where we left off ...
Thanks to “the Goldwater Rule” embedded into the code of ethics of the American Psychiatric Association, it is unethical for psychiatrists to “offer a professional opinion unless he or she has conducted an examination and has been granted proper authorization for such a statement.”
The rule was the direct outcome of more than a thousand psychiatrists venturing negative (totally un)professional opinions about 1964 Republican Presidential candidate Barry Goldwater in response to a Fact magazine survey.
The rule effectively precludes psychiatrists from publicly stating the obvious, namely that current Republican Presidential front-runner Newt Gingrinch is “a walking-talking DSM-IV Axis II, Cluster B special, displaying a suite of bizarre behaviors distributed along at least three diagnoses, including borderline personality disorder, narcissism, and antisocial personality disorder.”
Of all the crazy things, the framers of the Goldwater Rule almost certainly never envisioned the bizarre possibility of one of its own reaching exactly the opposite conclusion, namely how Newt’s abundant character flaws might actually make him a better President. This happened last week when psychiatrist Keith Ablow scribbled an over-the-top commentary to that effect on Fox News. The gist of his thesis was that the cold-blooded indifference Newt displayed in dumping his first two wives is precisely the quality required of our next President in being “direct and unsparing with the Congress, the American people and our allies.”
Ironically, any psychiatrist jumping in to refute Ablow’s nonsense can only do so at the risk of incurring disciplinary action by the APA. Okay, we know the dangers of judging people we have never met, but what about public figures we may know better than members of our own family? Clearly, the public interest demands critical evaluation from the psychiatric profession.
With Newt Gingrich, it turns out, the exercise is as easy as shooting fish in a barrel. To focus on just one incident:
In 1995, Newt Gingrich as House Speaker initiated a 22-day federal government shutdown. In the midst of the crisis, Gingrich attributed his hardline stance to a perceived “snub” from President Clinton, who purportedly did not talk to him during a flight on Air Force One to Israel for the funeral of assassinated Prime Minister Yitzhak Rabin.
I’m not sure which is worse: A man putting millions of Americans in jeopardy as a result over his own damaged ego, in total disregard for their concerns, or expecting his victims (the American public) to identify with his pain. It turns out that Clinton had photos of the two talking on the trip.
In an op-ed piece in the Feb 25, 2011 Washington Post, Gingrich recast his outrageous conduct as a stand on principle, blaming President Clinton for vetoing a Republican budget and the “liberal media” for misreporting the issue, claiming that the short-term pain of the shutdown set the stage for later budget deals.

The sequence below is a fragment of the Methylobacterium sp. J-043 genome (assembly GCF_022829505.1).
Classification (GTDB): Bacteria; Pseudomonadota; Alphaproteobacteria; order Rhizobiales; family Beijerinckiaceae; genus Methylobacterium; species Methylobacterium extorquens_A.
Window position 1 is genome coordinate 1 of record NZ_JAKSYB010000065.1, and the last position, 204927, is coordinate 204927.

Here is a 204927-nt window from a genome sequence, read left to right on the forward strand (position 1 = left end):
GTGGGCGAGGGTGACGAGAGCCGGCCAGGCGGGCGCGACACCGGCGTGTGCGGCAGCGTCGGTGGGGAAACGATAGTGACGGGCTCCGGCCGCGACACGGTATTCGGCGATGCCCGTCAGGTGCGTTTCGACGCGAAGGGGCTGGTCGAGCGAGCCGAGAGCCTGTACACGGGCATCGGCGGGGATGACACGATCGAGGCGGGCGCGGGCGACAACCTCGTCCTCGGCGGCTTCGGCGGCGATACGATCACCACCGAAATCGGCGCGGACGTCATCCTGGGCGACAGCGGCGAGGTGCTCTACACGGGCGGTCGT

“So, we faced a choice,” he wrote. “We could cave in and be accepted by the Washington establishment, or we could stand firm for a balanced budget for the American people.”
There really is no issue here: The only thing that psychiatrists should be arguing about is which diagnostic category to stick Newt in. Three of the Cluster B personality disorders come immediately to mind - narcissism, borderline, and antisocial - with some element of paranoia thrown in. But as psychiatrists and psychologists are quick to point out, personal pathology is far more fluid and subtle, not amenable to diagnostic boxes.
So let’s dispense with choosing between this diagnosis or that diagnosis and going with a bit of each. This is the approach Barbara Oakley took in her 2007 book “Evil Genes: Why Rome Fell, Hitler Rose, Enron Failed and My Sister Stole My Mother's Boyfriend,” which has received considerable play on this blog.
As you recall, Dr Oakley characterized certain individuals as “successfully sinister,” your classic Machiavellians - charismatic and ruthless - out for themselves at the expense of anyone unfortunate enough to happen to breathe the same air. Her Machiavellian poster boy is Chairman Mao, whom she describes as “the perfect borderpath,” exhibiting clear elements of borderline and psycho/sociopathy (plus generous helpings of narcissism and paranoia).
In the chaos of China, to the considerable detriment of a quarter of the world’s population, Mao was able to exploit his pathology to attain a position of absolute power for more than three decades. In a democracy, a borderpath is inclined to reach a more modest pinnacle. To quote from one of my earlier pieces:
In politics, says Dr Oakley, an American-born Mao might have become a populist demagogue in the 1930s Huey Long mold (I will leave the obvious contemporary examples to others) ...
Do you detect an obvious contemporary example? With the stakes much higher? Pity that psychiatry can’t talk about it.